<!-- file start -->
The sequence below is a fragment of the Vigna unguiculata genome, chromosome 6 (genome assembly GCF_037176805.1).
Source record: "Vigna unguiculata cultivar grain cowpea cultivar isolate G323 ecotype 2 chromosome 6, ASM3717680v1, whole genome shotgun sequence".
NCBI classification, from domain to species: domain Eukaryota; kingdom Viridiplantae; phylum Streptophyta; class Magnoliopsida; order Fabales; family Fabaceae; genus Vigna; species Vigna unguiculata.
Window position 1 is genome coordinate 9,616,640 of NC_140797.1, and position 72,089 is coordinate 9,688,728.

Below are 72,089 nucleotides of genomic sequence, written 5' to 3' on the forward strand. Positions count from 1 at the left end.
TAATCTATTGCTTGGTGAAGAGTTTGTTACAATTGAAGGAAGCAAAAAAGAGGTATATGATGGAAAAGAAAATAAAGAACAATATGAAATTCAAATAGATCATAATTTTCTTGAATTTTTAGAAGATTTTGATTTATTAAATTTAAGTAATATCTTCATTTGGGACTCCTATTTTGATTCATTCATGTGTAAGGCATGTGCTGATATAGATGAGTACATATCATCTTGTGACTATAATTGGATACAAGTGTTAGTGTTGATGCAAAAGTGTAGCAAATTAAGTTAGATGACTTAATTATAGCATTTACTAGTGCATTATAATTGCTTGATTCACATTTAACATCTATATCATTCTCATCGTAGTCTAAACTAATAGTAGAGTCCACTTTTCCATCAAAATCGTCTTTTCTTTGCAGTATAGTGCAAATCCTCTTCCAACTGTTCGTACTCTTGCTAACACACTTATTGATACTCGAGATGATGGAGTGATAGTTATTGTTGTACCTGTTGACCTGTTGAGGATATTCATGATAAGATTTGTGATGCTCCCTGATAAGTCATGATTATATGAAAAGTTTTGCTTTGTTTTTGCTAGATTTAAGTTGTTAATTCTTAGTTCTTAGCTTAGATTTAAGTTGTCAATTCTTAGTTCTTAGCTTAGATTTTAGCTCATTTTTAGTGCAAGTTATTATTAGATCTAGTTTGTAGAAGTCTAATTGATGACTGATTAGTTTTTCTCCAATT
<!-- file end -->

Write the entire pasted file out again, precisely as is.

The sequence below is a fragment of the Vigna unguiculata genome, chromosome 6 (genome assembly GCF_037176805.1).
Source record: "Vigna unguiculata cultivar grain cowpea cultivar isolate G323 ecotype 2 chromosome 6, ASM3717680v1, whole genome shotgun sequence".
NCBI classification, from domain to species: domain Eukaryota; kingdom Viridiplantae; phylum Streptophyta; class Magnoliopsida; order Fabales; family Fabaceae; genus Vigna; species Vigna unguiculata.
Window position 1 is genome coordinate 9,616,640 of NC_140797.1, and position 72,089 is coordinate 9,688,728.

Below are 72,089 nucleotides of genomic sequence, written 5' to 3' on the forward strand. Positions count from 1 at the left end.
TAATCTATTGCTTGGTGAAGAGTTTGTTACAATTGAAGGAAGCAAAAAAGAGGTATATGATGGAAAAGAAAATAAAGAACAATATGAAATTCAAATAGATCATAATTTTCTTGAATTTTTAGAAGATTTTGATTTATTAAATTTAAGTAATATCTTCATTTGGGACTCCTATTTTGATTCATTCATGTGTAAGGCATGTGCTGATATAGATGAGTACATATCATCTTGTGACTATAATTGGATACAAGTGTTAGTGTTGATGCAAAAGTGTAGCAAATTAAGTTAGATGACTTAATTATAGCATTTACTAGTGCATTATAATTGCTTGATTCACATTTAACATCTATATCATTCTCATCGTAGTCTAAACTAATAGTAGAGTCCACTTTTCCATCAAAATCGTCTTTTCTTTGCAGTATAGTGCAAATCCTCTTCCAACTGTTCGTACTCTTGCTAACACACTTATTGATACTCGAGATGATGGAGTGATAGTTATTGTTGTACCTGTTGACCTGTTGAGGATATTCATGATAAGATTTGTGATGCTCCCTGATAAGTCATGATTATATGAAAAGTTTTGCTTTGTTTTTGCTAGATTTAAGTTGTTAATTCTTAGTTCTTAGCTTAGATTTAAGTTGTCAATTCTTAGTTCTTAGCTTAGATTTTAGCTCATTTTTAGTGCAAGTTATTATTAGATCTAGTTTGTAGAAGTCTAATTGATGACTGATTAGTTTTTCTCCAATT